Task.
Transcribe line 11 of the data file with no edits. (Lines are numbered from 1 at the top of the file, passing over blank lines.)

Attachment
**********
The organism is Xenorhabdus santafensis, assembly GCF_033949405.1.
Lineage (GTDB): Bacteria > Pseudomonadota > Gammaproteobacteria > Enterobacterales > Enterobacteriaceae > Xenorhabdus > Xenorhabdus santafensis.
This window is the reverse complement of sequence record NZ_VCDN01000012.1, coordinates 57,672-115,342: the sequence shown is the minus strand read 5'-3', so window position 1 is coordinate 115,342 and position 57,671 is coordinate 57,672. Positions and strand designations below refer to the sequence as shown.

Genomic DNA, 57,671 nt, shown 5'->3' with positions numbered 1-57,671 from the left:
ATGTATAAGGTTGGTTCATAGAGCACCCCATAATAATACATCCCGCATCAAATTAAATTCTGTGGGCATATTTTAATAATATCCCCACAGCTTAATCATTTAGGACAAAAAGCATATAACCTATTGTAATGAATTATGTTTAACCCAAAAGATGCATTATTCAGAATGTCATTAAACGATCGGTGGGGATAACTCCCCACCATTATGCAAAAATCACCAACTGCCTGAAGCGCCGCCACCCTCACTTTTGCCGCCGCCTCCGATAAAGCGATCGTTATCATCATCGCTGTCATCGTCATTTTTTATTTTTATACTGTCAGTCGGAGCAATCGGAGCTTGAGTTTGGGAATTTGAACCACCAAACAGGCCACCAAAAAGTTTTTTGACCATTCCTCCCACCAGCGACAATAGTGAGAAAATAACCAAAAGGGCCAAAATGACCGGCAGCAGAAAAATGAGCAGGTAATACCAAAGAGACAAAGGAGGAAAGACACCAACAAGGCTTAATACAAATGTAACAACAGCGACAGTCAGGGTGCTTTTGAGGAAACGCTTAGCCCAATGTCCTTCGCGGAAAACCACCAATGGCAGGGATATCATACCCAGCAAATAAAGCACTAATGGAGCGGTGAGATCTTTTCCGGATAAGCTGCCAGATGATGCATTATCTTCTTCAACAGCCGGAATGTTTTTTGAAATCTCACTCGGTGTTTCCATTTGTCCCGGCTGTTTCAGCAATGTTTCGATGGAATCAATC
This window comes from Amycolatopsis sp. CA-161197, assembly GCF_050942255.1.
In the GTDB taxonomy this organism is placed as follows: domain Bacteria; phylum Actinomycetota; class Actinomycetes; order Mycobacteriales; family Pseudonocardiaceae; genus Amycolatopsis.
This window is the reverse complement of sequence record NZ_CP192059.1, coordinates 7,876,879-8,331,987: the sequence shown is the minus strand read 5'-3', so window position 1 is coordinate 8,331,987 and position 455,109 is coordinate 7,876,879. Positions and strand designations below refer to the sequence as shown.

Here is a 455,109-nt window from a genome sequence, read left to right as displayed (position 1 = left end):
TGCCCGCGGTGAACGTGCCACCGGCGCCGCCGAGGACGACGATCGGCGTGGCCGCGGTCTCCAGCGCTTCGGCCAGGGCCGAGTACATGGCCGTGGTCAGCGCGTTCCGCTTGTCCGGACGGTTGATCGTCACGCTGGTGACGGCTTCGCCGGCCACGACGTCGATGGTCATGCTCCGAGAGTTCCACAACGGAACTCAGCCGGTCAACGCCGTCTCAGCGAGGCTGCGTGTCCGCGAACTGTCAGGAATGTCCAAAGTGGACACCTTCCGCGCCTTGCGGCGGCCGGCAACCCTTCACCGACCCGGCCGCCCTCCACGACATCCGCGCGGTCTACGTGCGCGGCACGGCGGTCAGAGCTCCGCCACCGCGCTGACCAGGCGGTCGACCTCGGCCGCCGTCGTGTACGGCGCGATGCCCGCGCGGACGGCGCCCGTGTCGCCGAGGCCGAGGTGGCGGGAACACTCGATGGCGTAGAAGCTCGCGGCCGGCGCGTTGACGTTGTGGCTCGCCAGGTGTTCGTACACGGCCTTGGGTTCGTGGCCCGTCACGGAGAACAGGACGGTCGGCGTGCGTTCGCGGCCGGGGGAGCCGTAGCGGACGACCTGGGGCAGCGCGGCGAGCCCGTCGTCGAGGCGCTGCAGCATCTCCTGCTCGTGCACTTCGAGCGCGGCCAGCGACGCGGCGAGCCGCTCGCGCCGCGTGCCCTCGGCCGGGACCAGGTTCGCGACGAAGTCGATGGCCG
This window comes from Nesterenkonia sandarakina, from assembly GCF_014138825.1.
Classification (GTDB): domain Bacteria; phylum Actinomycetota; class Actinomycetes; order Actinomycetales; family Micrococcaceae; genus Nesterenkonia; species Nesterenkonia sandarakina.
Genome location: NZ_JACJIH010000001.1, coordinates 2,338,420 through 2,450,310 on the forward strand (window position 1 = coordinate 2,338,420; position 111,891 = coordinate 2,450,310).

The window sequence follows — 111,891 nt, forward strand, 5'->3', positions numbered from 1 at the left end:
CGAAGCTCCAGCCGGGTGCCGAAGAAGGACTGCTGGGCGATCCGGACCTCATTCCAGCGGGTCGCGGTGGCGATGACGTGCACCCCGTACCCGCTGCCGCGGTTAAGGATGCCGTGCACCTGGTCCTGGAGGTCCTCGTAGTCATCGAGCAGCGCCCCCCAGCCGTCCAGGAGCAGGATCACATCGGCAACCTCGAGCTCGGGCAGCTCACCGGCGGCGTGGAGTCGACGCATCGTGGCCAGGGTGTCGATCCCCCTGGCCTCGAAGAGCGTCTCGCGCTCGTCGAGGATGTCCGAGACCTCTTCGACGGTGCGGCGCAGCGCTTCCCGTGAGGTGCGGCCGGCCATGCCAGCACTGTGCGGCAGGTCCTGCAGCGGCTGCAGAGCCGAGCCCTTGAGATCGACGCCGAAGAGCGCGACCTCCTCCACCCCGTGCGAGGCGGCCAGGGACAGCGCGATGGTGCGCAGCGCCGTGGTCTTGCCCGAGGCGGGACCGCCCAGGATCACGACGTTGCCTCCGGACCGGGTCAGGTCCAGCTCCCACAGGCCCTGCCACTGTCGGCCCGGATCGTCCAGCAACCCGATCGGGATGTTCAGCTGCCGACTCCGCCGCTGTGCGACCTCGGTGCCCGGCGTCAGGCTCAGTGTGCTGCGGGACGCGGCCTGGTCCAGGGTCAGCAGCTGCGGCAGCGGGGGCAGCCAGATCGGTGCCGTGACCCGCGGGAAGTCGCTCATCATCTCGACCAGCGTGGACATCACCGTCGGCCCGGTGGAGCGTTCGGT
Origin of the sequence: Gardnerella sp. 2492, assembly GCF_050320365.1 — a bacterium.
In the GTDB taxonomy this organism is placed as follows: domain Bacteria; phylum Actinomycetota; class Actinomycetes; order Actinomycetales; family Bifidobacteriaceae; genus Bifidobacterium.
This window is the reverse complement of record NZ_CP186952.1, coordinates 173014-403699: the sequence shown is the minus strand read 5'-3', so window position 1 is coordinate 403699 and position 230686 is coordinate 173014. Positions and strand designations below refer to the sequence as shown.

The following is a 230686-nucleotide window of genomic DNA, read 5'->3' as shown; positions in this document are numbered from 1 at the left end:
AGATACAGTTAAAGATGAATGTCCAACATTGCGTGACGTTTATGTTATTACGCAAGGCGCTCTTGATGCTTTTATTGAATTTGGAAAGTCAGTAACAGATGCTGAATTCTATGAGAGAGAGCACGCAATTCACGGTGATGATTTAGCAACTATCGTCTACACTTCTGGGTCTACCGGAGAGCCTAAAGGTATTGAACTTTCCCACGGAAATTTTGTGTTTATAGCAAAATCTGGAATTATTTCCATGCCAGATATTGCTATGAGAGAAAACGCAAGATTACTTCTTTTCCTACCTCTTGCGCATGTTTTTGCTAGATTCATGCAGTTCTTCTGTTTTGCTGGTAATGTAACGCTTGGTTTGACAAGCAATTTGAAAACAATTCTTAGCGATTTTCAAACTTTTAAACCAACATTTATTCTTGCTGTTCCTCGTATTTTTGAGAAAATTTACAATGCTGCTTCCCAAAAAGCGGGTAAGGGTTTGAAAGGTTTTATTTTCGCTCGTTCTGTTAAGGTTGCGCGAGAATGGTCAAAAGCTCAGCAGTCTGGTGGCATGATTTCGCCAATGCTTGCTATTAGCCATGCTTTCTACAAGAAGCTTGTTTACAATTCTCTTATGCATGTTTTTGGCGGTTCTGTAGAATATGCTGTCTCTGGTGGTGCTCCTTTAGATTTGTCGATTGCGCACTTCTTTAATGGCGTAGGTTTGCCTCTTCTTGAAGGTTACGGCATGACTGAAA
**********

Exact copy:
This window comes from Nesterenkonia sandarakina, from assembly GCF_014138825.1.